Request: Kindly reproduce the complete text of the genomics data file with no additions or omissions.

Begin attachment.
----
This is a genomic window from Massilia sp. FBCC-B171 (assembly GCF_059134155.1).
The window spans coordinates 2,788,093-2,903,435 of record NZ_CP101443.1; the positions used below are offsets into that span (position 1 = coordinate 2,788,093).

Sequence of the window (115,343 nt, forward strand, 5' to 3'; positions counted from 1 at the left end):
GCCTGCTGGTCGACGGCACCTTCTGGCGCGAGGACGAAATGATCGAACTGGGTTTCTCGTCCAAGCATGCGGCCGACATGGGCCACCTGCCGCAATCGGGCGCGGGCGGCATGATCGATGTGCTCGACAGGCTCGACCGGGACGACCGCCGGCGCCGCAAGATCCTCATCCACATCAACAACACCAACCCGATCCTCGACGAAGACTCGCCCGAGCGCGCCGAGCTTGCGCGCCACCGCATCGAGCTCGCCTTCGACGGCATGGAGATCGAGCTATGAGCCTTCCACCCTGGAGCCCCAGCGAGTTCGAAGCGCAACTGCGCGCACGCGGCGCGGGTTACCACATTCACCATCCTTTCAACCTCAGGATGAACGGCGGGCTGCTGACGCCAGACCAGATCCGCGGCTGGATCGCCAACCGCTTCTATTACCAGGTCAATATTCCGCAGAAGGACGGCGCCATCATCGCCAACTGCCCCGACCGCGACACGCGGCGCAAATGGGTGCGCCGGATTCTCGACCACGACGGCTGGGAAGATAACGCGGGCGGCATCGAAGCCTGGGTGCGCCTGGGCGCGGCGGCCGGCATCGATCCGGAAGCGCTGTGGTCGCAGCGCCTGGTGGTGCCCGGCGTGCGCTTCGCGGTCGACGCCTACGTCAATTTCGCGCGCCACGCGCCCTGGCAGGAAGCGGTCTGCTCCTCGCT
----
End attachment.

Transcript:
This is a genomic window from Massilia sp. FBCC-B171 (assembly GCF_059134155.1).
The window spans coordinates 2,788,093-2,903,435 of record NZ_CP101443.1; the positions used below are offsets into that span (position 1 = coordinate 2,788,093).

Sequence of the window (115,343 nt, forward strand, 5' to 3'; positions counted from 1 at the left end):
GCCTGCTGGTCGACGGCACCTTCTGGCGCGAGGACGAAATGATCGAACTGGGTTTCTCGTCCAAGCATGCGGCCGACATGGGCCACCTGCCGCAATCGGGCGCGGGCGGCATGATCGATGTGCTCGACAGGCTCGACCGGGACGACCGCCGGCGCCGCAAGATCCTCATCCACATCAACAACACCAACCCGATCCTCGACGAAGACTCGCCCGAGCGCGCCGAGCTTGCGCGCCACCGCATCGAGCTCGCCTTCGACGGCATGGAGATCGAGCTATGAGCCTTCCACCCTGGAGCCCCAGCGAGTTCGAAGCGCAACTGCGCGCACGCGGCGCGGGTTACCACATTCACCATCCTTTCAACCTCAGGATGAACGGCGGGCTGCTGACGCCAGACCAGATCCGCGGCTGGATCGCCAACCGCTTCTATTACCAGGTCAATATTCCGCAGAAGGACGGCGCCATCATCGCCAACTGCCCCGACCGCGACACGCGGCGCAAATGGGTGCGCCGGATTCTCGACCACGACGGCTGGGAAGATAACGCGGGCGGCATCGAAGCCTGGGTGCGCCTGGGCGCGGCGGCCGGCATCGATCCGGAAGCGCTGTGGTCGCAGCGCCTGGTGGTGCCCGGCGTGCGCTTCGCGGTCGACGCCTACGTCAATTTCGCGCGCCACGCGCCCTGGCAGGAAGCGGTCTGCTCCTCGCT